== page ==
Agent Orange – The Synthesis of 2,4,5,-Trichlorophenate – #3

 

The tactical herbicide Agent Orange, which was used in South-east Asia by the United States Department of Defence during the Vietnam War, was made from equal parts of the n–butyl esters of 2,4,5-T and 2,4,-D. For almost half a century, controversy has surrounded its use, mainly because it contained a highly toxic dioxin impurity (TCDD). Despite this impurity being thoroughly investigated, there is still a lot of confusion by the public regarding how it was formed and why it took so long to be detected. To answer these questions, you have to have a basic understanding of the synthesis of one of the herbicides precursors – once you have that, you soon begin to realise that what you thought you knew about Agent Orange may be wrong.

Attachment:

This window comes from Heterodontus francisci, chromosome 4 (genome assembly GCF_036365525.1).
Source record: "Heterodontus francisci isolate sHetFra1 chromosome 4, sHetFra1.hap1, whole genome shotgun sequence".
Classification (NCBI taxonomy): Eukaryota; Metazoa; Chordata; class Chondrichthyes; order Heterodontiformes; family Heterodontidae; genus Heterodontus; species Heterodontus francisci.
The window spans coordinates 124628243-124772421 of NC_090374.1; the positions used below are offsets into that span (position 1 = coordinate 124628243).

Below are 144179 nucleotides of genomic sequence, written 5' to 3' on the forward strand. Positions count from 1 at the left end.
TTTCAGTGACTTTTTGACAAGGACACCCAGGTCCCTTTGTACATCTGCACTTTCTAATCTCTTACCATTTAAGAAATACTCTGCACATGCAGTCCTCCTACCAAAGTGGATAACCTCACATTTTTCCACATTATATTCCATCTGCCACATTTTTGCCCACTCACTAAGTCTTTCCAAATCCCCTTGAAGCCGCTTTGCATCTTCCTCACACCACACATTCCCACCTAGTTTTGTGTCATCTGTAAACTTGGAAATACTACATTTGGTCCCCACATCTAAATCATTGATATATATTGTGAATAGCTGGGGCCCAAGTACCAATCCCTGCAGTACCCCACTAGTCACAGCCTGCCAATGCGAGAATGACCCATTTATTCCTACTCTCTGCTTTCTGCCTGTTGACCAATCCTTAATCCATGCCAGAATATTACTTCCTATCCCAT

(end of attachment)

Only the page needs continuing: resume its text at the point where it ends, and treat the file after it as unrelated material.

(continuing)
About Myles Power (757 Articles)
Hello Internet! My name is Myles Power and I am a chemist from the North East of England, who loves to make videos trying to counter pseudoscience and debunk quackery in all of its various forms! From the hype around GMOs through to Atrazine turning the freakin’ frogs gay, I’ll try to cut through the nonsense that’s out there!

2 Comments on Agent Orange – The Synthesis of 2,4,5,-Trichlorophenate – #3

  1. So how much does Monsanto pay you to clean up their image? Or is this more like a portfolio piece to get get on the PR team over there?

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  2. I’m sorry for the above, that was mean, and presumptuous. Also anonymous, so cowardly… I hadn’t had my coffee yet and got upset as I have seen a skeptic (forget his name) use the argument about agent orange not being harmful as an indirect way of saying the the war itself was not that bad.

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